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1.
PLoS One ; 16(11): e0259514, 2021.
Article in English | MEDLINE | ID: covidwho-1502075

ABSTRACT

INTRODUCTION: Famotidine is a competitive histamine H2-receptor antagonist most commonly used for gastric acid suppression but thought to have potential efficacy in treating patients with Coronavirus disease 2019 (COVID-19). The aims of this systematic review and meta-analysis are to summarize the current literature and report clinical outcomes on the use of famotidine for treatment of hospitalized patients with COVID-19. METHODS: Five databases were searched through February 12, 2021 to identify observational studies that reported on associations of famotidine use with outcomes in COVID-19. Meta-analysis was conducted for composite primary clinical outcome (e.g. rate of death, intubation, or intensive care unit admissions) and death separately, where either aggregate odds ratio (OR) or hazard ratio (HR) was calculated. RESULTS: Four studies, reporting on 46,435 total patients and 3,110 patients treated with famotidine, were included in this meta-analysis. There was no significant association between famotidine use and composite outcomes in patients with COVID-19: HR 0.63 (95% CI: 0.35, 1.16). Across the three studies that reported mortality separated from other endpoints, there was no association between famotidine use during hospitalization and risk of death-HR 0.67 (95% CI: 0.26, 1.73) and OR 0.79 (95% CI: 0.19, 3.34). Heterogeneity ranged from 83.69% to 88.07%. CONCLUSION: Based on the existing observational studies, famotidine use is not associated with a reduced risk of mortality or combined outcome of mortality, intubation, and/or intensive care services in hospitalized individuals with COVID-19, though heterogeneity was high, and point estimates suggested a possible protective effect for the composite outcome that may not have been observed due to lack of power. Further randomized controlled trials (RCTs) may help determine the efficacy and safety of famotidine as a treatment for COVID-19 patients in various care settings of the disease.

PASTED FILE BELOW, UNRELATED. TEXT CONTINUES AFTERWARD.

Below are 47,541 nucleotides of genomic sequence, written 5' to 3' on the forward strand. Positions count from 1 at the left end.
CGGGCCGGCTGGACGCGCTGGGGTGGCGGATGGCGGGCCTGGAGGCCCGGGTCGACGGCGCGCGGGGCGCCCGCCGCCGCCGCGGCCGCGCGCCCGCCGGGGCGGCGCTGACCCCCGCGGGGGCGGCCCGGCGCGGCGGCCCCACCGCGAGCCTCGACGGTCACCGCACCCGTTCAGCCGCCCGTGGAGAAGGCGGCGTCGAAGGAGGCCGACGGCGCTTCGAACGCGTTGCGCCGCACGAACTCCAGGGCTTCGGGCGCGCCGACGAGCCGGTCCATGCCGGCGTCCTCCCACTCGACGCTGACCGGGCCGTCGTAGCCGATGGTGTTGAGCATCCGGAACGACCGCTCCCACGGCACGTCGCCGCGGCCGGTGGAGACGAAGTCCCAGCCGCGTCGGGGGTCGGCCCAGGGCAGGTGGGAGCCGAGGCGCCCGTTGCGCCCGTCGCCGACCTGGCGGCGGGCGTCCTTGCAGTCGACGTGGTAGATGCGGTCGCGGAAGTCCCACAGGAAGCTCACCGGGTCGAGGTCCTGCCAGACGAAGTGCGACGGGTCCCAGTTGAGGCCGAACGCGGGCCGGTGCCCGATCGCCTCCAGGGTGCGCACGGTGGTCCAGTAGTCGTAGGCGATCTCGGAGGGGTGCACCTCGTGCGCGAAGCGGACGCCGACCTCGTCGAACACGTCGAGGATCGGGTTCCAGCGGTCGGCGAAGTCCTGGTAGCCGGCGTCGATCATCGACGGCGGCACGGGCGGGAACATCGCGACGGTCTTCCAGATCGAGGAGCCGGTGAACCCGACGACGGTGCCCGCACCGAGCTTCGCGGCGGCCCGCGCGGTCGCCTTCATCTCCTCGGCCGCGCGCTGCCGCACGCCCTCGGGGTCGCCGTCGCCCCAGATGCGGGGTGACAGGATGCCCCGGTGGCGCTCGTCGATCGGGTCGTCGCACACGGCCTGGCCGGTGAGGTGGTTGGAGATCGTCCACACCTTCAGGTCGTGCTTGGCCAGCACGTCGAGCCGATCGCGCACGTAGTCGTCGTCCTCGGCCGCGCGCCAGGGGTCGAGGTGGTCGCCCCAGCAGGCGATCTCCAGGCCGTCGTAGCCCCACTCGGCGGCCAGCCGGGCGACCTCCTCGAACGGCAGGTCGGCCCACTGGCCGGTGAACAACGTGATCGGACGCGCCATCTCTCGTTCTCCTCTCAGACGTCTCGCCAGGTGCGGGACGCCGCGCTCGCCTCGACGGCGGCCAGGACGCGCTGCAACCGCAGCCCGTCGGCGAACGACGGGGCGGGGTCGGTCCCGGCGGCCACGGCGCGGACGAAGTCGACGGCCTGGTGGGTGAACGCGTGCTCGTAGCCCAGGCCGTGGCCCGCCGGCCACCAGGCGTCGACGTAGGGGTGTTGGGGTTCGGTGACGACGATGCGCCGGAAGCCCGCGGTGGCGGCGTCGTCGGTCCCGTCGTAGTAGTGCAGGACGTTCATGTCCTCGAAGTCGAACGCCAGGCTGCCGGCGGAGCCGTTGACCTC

Subject(s)
COVID-19/drug therapy , Famotidine/therapeutic use , Hospitalization , Adult , Aged , Data Management , Female , Histamine H2 Antagonists/therapeutic use , Humans , Male , Middle Aged , Observational Studies as Topic , Odds Ratio , Proportional Hazards Models , Randomized Controlled Trials as Topic , Risk , SARS-CoV-2
2.
Plast Reconstr Surg ; 148(2): 467-474, 2021 08 01.
Article in English | MEDLINE | ID: covidwho-1349835

ABSTRACT

SUMMARY: The novel coronavirus disease of 2019 pandemic presents a unique challenge to the field of plastic and reconstructive surgery. Although plastic surgeons may be postponing elective operations, there are still a number of emergent or urgent procedures that may need to be performed, and surgeons may be facing the reality of returning to a new normalcy of operating with coronavirus disease of 2019. These procedures, consisting of those such as head and neck reconstruction or maxillofacial trauma, largely require a multidisciplinary approach and may be considered of higher risk to health care workers because of the involvement of areas of the body identified as sources for viral transmission. Moreover, viral transmission may potentially extend beyond respiratory secretions, which has been the main focus of most safety precautions. The authors aim to present the scope of these procedures and the means of viral transmission, and to provide safety precaution recommendations for plastic surgery and its related disciplines.


Subject(s)
COVID-19/prevention & control , COVID-19/transmission , N95 Respirators , Occupational Health/standards , Reconstructive Surgical Procedures , Surgery, Plastic , COVID-19/diagnosis , Emergencies , Humans , Patient Care Team
3.
J Stroke Cerebrovasc Dis ; 30(8): 105857, 2021 Aug.
Article in English | MEDLINE | ID: covidwho-1213403

ABSTRACT

OBJECTIVE: To characterize differences in disposition arrangement among rehab-eligible stroke patients at a Comprehensive Stroke Center before and during the COVID-19 pandemic. MATERIALS AND METHODS: We retrospectively analyzed a prospective registry for demographics, hospital course, and discharge dispositions of rehab-eligible acute stroke survivors admitted 6 months prior to (10/2019-03/2020) and during (04/2020-09/2020) the COVID-19 pandemic. The primary outcome was discharge to an inpatient rehabilitation facility (IRF) as opposed to other facilities using descriptive statistics, and IRF versus home using unadjusted and adjusted backward stepwise logistic regression. RESULTS: Of the 507 rehab-eligible stroke survivors, there was no difference in age, premorbid disability, or stroke severity between study periods (p>0.05). There was a 9% absolute decrease in discharges to an IRF during the pandemic (32.1% vs. 41.1%, p=0.04), which translated to 38% lower odds of being discharged to IRF versus home in unadjusted regression (OR 0.62, 95%CI 0.42-0.92, p=0.016). The lower odds of discharge to IRF persisted in the multivariable model (aOR 0.16, 95%CI 0.09-0.31, p<0.001) despite a significant increase in discharge disability (median discharge mRS 4 [IQR 2-4] vs. 2 [IQR 1-3], p<0.001) during the pandemic. CONCLUSIONS: Admission for stroke during the COVID-19 pandemic was associated with a significantly lower probability of being discharged to an IRF. This effect persisted despite adjustment for predictors of IRF disposition, including functional disability at discharge. Potential reasons for this disparity are explored.